Roosters are an essential part of the mating process. Not just because of his seed, but also because he'll be the one to initiate the mating ritual. In short, a fertile rooster will mount a hen and touches his cloaca with hers. This romantic moment is known as a cloacaic kiss! 

It all begins once the rooster has decided which hen he would like to mate with. He will perform dances for her by dragging and dropping a wing and stamping his feet. Alongside this clear grab for attention, he will also attempt to get behind the hen and ready to mount. If she enjoyed his dance and felt a deep loving connection, she will squat down so that he can mount her. Even if she wasn't impressed by his moves, he'll still attempt to mount her. 

The roosters seed is usually stored in the hen's storage sac until the next egg is laid and the production of a new one begins. This allows for the developing egg to be inseminated. 

Fertilized or unfertilized?

Another puzzling situation in the world of backyard chicken keeping is identifying fertilized and unfertilized eggs. How do you know if one of those lovely fresh eggs you gather each morning will hatch a fuzzy lil’ chick in a few short weeks? Well, if indeed a rooster enriches your backyard flock, then there is a strong possibility; however, only under certain conditions. You’ll need to crack the egg open though to see proof. Basically, all eggs will contain the hen’s genetic matter which appears as a pale white irregularly shaped spot. If an egg has been fertilized by a rooster, the egg will contain genetic matter from both male and female and this spot will look white in color and have a bullseye appearance. For a fertilized egg to develop into an embryo, it must be handled properly- a fertilized egg must either be stored properly indoors in a carton, in a sunlight-free, cool, dry area and then incubated for a period of twenty-one days in order for a chick to develop and hatch, or allowed to hatch underneath the warmth and comfort of a broody hen. A procedure known as candling, which doesn’t require cracking your eggs open, may help you to identify a fertilized egg. Candling involves shining a bright light directly at an egg to examine what’s inside. If an egg is in fact fertilized and an embryo is developing, by day seven of incubation, you may be able to detect a network of blood vessels encircling a dark area! Congratulations! All is developing well and in just two more weeks, you’ll be witnessing the miracle of watching a new hatchling enter the world! So, all in all, whether or not you want a rooster to add a little dazzle to your backyard flock, or you just want a spectacular sire, he will definitely spice up your life! Cock-a-doodle-do!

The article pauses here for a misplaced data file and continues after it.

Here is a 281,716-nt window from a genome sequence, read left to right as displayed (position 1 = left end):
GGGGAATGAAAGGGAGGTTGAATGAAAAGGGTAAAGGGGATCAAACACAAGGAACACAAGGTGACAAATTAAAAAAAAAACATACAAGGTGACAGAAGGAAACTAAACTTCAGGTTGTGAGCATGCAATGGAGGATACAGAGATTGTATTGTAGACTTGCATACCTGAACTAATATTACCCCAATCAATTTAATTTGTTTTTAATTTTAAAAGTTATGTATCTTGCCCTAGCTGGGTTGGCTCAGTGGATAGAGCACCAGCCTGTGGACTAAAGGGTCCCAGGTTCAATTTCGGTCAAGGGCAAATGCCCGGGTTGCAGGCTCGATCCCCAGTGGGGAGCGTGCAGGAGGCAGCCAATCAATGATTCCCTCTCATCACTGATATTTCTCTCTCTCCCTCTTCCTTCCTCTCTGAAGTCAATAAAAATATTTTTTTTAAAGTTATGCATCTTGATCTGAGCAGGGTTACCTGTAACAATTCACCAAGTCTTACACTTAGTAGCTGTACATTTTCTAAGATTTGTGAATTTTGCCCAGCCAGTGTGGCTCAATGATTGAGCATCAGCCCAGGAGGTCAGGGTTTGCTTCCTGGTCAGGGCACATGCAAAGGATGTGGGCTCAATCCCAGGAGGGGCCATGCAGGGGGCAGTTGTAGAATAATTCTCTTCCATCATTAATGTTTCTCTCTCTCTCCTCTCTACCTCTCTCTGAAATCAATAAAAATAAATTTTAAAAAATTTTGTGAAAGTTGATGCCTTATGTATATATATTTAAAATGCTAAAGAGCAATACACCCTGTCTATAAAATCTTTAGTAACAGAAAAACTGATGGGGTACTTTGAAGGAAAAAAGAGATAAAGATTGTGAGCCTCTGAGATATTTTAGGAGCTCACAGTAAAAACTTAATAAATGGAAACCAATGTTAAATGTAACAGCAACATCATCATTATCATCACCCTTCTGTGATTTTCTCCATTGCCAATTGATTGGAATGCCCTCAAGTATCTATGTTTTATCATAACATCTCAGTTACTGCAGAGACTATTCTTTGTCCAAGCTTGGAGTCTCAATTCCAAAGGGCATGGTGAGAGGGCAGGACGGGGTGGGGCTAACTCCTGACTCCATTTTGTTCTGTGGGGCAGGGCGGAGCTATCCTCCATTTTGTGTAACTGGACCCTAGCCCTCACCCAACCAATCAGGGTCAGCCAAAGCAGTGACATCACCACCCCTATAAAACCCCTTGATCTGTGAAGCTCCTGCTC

Whether its a noisy rooster or introducing new chickens to your flock, chickens can be trained to stop bad habits and reinforce positive ones. Although some behaviours are cute quirks for a breed, others may be a cause for concern!

Cluckily, our friends over at Chickenpedia have created an amazing Chicken Etiquette Course. This extensive online course shares useful advice on a variety of chicken behaviours. The well-structured course will also help you deal with bad behaviour and encourage positive behaviours. Keep the neighbours happy - their only complaint will be that they wish they also had chickens!

Learn how to have the best-behaved chickens in town with this beginner-friendly course. This is why I highly recommend Chickenpedia’s courses to all of my readers! They are filled with vital information that help you raise a happy, healthy flock.

Click here to check out Chickenpedia today!